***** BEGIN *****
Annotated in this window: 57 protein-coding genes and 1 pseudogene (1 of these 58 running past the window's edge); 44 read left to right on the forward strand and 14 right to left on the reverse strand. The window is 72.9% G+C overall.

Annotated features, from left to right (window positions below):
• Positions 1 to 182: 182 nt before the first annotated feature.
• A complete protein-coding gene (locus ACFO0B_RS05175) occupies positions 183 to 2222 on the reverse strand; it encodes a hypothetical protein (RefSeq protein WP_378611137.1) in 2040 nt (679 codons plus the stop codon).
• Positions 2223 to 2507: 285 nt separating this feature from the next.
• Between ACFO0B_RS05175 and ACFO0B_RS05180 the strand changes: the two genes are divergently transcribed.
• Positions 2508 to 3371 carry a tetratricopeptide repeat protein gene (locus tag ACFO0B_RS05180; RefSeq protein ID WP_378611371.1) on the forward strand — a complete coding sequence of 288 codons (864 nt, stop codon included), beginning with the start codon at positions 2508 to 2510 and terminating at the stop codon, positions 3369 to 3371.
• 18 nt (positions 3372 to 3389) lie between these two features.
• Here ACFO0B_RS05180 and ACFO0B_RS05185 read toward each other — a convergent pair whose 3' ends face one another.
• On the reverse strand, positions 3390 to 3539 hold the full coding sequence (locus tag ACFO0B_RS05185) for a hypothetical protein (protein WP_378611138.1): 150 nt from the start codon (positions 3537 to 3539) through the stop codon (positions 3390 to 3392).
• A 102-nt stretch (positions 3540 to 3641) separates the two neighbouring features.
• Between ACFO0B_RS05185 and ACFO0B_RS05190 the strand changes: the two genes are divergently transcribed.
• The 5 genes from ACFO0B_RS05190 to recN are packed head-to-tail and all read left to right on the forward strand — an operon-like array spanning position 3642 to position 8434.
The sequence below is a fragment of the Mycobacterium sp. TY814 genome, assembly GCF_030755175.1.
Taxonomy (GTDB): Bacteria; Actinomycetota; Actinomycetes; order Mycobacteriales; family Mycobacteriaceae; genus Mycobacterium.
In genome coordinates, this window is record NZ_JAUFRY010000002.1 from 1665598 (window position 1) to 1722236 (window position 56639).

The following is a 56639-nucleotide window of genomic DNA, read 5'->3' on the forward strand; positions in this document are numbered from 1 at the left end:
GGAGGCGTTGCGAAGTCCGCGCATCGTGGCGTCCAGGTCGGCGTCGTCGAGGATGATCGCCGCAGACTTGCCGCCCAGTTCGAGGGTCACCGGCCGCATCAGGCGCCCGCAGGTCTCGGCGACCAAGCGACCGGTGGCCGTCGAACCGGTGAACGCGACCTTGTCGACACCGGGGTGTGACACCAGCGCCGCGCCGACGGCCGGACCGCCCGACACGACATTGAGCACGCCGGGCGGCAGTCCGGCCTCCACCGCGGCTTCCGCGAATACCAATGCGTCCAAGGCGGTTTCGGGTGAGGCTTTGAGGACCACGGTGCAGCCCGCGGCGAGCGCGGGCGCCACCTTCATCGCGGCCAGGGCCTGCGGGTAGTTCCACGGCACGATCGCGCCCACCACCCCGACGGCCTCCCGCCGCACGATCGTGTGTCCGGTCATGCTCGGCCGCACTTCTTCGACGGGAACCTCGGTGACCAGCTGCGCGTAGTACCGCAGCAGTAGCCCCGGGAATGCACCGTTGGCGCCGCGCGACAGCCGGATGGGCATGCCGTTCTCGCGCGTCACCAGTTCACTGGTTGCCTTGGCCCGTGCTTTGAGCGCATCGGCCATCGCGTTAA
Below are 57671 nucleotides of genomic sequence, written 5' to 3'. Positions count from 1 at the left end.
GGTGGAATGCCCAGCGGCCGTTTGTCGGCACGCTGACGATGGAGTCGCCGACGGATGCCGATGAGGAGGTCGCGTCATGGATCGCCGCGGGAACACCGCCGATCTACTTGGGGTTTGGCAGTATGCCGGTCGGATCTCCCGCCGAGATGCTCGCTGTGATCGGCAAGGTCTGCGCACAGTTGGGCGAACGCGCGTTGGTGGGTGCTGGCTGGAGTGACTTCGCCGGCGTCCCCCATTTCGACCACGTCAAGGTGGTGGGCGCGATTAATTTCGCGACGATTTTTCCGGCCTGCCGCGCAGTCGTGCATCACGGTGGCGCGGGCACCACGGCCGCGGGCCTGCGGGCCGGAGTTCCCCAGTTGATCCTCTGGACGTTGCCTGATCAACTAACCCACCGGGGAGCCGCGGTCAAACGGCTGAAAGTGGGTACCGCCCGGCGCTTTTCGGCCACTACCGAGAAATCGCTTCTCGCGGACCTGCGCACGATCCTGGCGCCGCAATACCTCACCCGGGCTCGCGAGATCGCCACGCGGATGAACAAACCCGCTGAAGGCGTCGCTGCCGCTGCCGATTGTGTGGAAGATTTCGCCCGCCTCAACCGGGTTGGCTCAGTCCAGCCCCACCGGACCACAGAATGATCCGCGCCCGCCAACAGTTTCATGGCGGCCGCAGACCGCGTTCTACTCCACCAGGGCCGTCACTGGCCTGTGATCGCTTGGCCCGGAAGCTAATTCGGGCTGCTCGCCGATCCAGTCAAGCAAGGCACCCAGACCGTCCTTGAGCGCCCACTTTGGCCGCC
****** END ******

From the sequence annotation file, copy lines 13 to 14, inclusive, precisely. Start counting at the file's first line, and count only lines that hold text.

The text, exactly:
• The 5 genes from ACFO0B_RS05190 to recN are packed head-to-tail and all read left to right on the forward strand — an operon-like array spanning position 3642 to position 8434.
The sequence below is a fragment of the Mycobacterium sp. TY814 genome, assembly GCF_030755175.1.